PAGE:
News: Sharing Space in the Second City

Many small and midsized dance companies in Chicago don’t currently have a place to call home. Some may hold rehearsals in one location and classes in another, with office space in a third. Available comprehensive spaces in the city are maxed out, and Lane Alexander, founder and director of Chicago Human Rhythm Project, has made it his personal mission to change that. His solution is a collaborative space scheduled to open this fall, where companies can share resources and work together under one roof.

 

The Collaborative Space for Sustainable Development (CSSD), a working title for the downtown Chicago facility, will house six residential companies—CHRP, Jump Rhythm Jazz Project, Kalapriya Center for Indian Performing Arts, Luna Negra Dance Theater, Ping Pong Productions and River North Dance Chicago. The 12,000-square-foot space will include offices, conference rooms, dressing rooms and four studios.

 

“Our goal first and foremost is to provide a high-quality facility for these organizations,” says Suellen Burns, CSSD program director. “The centralized location will be easy to access and affordable enough that groups can earn their own income.” Burns estimates that at least during the first few years, the resident companies will only utilize about 40 to 45 percent of the facility’s space, leaving all other studio hours open to rent by additional users.

 

Resident companies and renters will be able to offer tuition-based classes to the public in a shared environment. “They can benefit from one another’s audiences,” says Burns. “Somebody might come for a tap dance class and then see on the schedule that they can also take samba lessons. There will be an organic cross-pollination among the groups.”

 

Info: www.chicagotap.org

 

Photo: CHRP master classes, like this one with Jason Samuels Smith, will soon have a permanent home. (by Kristie Kahns, courtesy of CHRP)

Thinkstock

With Thanksgiving approaching, we're all ruminating on the things we are most thankful for in the world. Of course, as dance teachers, our students are always at the top of our list. They make us laugh, they make us cry and sometimes they make us want to pull our hair out, but at the end of the day, they are the reason for everything we do in the studio each day. To get you thinking about how much you love your dancers, here are five videos of kids dancing that are sure to make your heart happy! We want to see the dancers you're thankful for this season, too, so share your favorite videos on social media, tag us and include #gratitudedance in the caption. Happy Thanksgiving, y'all!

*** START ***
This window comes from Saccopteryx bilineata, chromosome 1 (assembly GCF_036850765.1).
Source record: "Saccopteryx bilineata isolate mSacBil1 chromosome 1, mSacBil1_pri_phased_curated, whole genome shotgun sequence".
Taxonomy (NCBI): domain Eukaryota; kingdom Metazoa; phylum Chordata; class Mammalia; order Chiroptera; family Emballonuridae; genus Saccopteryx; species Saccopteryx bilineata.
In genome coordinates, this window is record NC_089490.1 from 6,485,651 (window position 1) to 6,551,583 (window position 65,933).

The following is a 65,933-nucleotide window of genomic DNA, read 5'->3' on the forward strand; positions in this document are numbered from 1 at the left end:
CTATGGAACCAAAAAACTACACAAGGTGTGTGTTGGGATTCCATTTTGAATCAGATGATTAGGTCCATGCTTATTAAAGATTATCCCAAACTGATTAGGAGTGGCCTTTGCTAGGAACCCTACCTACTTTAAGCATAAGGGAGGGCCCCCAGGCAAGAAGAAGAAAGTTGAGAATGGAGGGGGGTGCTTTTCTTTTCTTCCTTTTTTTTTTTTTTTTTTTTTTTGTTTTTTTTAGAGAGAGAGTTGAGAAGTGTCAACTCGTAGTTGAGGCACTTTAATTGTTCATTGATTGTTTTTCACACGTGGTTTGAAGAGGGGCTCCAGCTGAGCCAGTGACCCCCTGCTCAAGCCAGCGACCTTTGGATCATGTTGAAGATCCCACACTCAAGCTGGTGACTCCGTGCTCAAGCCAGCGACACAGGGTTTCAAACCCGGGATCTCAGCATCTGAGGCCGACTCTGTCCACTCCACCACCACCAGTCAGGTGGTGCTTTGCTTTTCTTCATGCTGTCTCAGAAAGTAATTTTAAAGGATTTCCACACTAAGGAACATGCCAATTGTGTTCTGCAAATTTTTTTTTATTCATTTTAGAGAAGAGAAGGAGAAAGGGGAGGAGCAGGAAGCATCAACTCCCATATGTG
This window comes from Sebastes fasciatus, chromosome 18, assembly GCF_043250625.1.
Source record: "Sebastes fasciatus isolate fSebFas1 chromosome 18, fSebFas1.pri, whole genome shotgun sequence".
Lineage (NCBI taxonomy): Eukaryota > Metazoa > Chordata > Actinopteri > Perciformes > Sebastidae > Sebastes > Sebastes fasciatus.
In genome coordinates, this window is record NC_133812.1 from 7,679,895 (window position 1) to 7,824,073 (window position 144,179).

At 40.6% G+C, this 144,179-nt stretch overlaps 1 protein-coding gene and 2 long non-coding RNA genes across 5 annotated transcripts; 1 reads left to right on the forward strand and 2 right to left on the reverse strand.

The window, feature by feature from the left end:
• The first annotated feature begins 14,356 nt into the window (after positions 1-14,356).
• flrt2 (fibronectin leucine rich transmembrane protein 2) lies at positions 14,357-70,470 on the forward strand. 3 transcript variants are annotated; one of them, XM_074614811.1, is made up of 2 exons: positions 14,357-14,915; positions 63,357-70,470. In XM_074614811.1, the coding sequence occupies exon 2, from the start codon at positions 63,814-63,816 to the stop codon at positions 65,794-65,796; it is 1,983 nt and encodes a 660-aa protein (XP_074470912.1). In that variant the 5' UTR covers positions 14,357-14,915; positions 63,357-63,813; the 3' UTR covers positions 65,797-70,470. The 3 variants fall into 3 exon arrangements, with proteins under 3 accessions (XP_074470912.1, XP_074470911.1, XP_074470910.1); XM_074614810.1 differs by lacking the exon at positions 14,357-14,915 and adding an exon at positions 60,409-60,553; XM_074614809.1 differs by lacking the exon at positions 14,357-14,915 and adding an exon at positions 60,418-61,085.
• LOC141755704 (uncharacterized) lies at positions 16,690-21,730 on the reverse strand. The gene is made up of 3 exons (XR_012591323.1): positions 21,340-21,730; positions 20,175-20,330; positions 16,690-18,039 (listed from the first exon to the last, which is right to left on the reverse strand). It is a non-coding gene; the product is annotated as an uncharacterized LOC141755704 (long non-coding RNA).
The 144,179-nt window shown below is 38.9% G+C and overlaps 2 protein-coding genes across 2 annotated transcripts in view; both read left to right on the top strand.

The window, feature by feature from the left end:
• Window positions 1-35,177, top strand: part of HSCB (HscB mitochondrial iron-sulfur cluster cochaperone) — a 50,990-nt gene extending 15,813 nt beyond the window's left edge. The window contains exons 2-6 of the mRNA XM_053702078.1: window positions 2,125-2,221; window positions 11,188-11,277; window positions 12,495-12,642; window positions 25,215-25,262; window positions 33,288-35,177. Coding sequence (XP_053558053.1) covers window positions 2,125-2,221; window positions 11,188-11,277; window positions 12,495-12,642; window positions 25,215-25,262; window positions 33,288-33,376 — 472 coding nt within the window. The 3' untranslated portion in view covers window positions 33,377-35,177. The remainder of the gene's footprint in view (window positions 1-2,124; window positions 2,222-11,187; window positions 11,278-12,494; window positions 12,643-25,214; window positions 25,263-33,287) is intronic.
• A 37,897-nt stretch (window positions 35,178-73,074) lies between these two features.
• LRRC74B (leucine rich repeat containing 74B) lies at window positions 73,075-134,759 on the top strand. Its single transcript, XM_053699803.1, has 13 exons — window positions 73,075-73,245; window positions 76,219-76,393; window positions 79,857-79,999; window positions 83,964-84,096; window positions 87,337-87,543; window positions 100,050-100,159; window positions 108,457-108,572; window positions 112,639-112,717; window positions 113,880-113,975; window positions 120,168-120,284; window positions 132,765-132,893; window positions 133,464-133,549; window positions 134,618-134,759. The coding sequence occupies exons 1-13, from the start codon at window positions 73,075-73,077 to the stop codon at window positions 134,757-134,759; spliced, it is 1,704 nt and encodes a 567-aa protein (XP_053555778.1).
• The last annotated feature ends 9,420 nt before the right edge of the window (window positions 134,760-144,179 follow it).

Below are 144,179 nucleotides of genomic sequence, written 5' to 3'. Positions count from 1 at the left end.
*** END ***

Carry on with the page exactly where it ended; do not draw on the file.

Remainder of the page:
Keep reading... Show less
Dancer Health
Thinkstock

No matter how hard I work to change it, I'm often told that I have a shallow plié. Is there any hope for improving the depth of my plié through special stretches to make it juicier? I'm doing a lot of exercises, but I don't seem to getting any results. Looking forward to reading your advice. Thanks!

Keep reading... Show less
Videos

When New York City–based dancer Dan Lai began choreographing Figure 8, he had a specific vision in mind. Inspired by a song by FKA Twigs, he wanted the movement to represent the music's "dark and twisted vibe." "My thought process was to make shapes and phrases that were abstract and unique that complimented the intricate beats of the music," he says.

Keep reading... Show less
Dance Buzz
Thinkstock

Science has proven again, again that dancing is just, well, good for you. And not even in moderation. Like drinking water or laughing, there's no such thing as too much dancing. So, let's rejoice for this new dance perk to add to the list.

Keep reading... Show less
Dancer Health
To make dancers stronger and less injury-prone, Burns Wilson suggest adding floor barre or conditioning classes. Photo courtesy of Burns Wilson

With a career spanning 30-plus years in the dance field, Anneliese Burns Wilson has cultivated a unique perspective on health and injury prevention for dancers. From teaching ballet to teaching anatomy, she then founded ABC for Dance, which publishes dance-teaching materials. Now through research for her next book, which will focus on training the female adolescent dancer, she's delving even deeper into topics many dance teachers have overlooked.

Keep reading... Show less
Erdmann (left) on set for Hairspray Live. Courtesy of Erdmann

When Wicked ensemble member Kelli Erdman was training at Westlake Dance Center in Seattle, her teacher Kirsten Cooper taught her that focused transitions would be pivotal to her success as a dancer. Now as a professional, Erdmann applies this advice to her daily performances, asserting that she will never let the details of her dancing get blurry.

Keep reading... Show less
How-To
Photo by Nancy Adler, courtesy of Maria Hanley

When a principal, teacher, or parent walks into a room and sees 20 children rolling around on the floor and then leaping for the sky (learning about level changes), or jumping about like frogs (in a role-playing improvisation activity), they might not always understand what's going on. That's why Deborah Damast, clinical assistant professor and artistic advisor of the dance education program at NYU Steinhardt, offered up several responses as to why this type of movement—often a precursor to formal ballet/tap/jazz classes—is so very important.

Keep reading... Show less

Sponsored

Videos

Sponsored

mailbox

Get DanceTeacher in your inbox

Win It!

Sponsored